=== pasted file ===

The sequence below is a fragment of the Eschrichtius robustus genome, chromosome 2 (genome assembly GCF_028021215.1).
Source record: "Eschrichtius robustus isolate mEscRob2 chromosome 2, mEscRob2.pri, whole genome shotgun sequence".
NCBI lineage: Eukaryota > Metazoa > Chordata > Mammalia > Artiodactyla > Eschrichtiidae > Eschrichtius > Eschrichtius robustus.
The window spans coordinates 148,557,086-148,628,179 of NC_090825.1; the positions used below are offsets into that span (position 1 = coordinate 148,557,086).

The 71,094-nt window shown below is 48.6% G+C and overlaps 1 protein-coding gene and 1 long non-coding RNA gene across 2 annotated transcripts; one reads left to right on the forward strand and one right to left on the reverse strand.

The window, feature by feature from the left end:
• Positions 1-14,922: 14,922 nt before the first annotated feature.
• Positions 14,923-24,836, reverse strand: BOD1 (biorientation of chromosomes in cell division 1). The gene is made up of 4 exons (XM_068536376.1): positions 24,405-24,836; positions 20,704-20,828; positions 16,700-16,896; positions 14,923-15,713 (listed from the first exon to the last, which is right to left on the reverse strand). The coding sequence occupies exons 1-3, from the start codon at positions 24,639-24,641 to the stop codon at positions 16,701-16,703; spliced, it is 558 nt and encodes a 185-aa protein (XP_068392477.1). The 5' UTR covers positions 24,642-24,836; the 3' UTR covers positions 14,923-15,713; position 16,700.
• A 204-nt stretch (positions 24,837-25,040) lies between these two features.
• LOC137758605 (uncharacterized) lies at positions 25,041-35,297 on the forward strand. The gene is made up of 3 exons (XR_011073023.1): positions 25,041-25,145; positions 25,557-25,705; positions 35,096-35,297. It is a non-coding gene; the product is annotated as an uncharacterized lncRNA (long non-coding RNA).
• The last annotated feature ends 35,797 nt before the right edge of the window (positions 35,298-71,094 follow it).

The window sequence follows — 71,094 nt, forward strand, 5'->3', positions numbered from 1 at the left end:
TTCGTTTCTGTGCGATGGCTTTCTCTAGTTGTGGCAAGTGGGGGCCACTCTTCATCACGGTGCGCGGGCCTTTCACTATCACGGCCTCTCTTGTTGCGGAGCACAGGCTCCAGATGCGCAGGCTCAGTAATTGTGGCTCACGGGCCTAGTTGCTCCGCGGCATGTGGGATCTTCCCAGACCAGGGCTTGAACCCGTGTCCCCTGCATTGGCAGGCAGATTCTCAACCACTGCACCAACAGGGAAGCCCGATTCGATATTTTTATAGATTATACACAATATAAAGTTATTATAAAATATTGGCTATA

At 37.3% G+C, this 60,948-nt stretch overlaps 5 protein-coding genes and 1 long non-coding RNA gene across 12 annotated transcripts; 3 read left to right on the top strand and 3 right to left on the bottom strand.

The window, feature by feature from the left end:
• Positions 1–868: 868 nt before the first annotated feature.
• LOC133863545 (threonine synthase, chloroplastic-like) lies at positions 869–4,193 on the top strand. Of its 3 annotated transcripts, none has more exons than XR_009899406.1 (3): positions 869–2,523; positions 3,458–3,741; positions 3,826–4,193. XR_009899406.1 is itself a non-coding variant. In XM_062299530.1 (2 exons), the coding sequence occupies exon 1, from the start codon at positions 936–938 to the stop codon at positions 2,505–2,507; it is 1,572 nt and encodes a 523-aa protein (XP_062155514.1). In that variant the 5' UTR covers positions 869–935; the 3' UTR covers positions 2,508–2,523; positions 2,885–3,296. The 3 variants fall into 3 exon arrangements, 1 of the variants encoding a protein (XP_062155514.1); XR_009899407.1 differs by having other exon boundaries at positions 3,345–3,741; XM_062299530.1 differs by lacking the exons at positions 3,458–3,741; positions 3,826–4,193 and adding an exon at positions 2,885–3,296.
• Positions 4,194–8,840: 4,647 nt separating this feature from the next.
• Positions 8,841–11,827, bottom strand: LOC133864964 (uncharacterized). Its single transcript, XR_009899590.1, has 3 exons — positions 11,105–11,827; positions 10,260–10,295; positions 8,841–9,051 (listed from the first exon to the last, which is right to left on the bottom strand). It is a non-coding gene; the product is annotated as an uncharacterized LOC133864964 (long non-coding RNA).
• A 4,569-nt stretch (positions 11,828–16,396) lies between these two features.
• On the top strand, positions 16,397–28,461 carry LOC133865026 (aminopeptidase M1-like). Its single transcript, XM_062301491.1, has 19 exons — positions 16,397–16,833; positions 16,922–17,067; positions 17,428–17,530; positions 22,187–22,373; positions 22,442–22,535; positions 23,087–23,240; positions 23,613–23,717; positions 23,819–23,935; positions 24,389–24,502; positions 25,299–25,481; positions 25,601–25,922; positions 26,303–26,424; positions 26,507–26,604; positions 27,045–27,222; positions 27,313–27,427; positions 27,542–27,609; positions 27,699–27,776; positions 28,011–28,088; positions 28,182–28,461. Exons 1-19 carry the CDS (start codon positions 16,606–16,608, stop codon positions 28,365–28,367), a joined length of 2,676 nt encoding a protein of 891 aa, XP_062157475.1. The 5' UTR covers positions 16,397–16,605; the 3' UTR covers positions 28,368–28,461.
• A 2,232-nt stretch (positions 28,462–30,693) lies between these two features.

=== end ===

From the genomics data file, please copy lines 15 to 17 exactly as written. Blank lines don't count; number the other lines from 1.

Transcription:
The window, feature by feature from the left end:
• Positions 1–868: 868 nt before the first annotated feature.
• LOC133863545 (threonine synthase, chloroplastic-like) lies at positions 869–4,193 on the top strand. Of its 3 annotated transcripts, none has more exons than XR_009899406.1 (3): positions 869–2,523; positions 3,458–3,741; positions 3,826–4,193. XR_009899406.1 is itself a non-coding variant. In XM_062299530.1 (2 exons), the coding sequence occupies exon 1, from the start codon at positions 936–938 to the stop codon at positions 2,505–2,507; it is 1,572 nt and encodes a 523-aa protein (XP_062155514.1). In that variant the 5' UTR covers positions 869–935; the 3' UTR covers positions 2,508–2,523; positions 2,885–3,296. The 3 variants fall into 3 exon arrangements, 1 of the variants encoding a protein (XP_062155514.1); XR_009899407.1 differs by having other exon boundaries at positions 3,345–3,741; XM_062299530.1 differs by lacking the exons at positions 3,458–3,741; positions 3,826–4,193 and adding an exon at positions 2,885–3,296.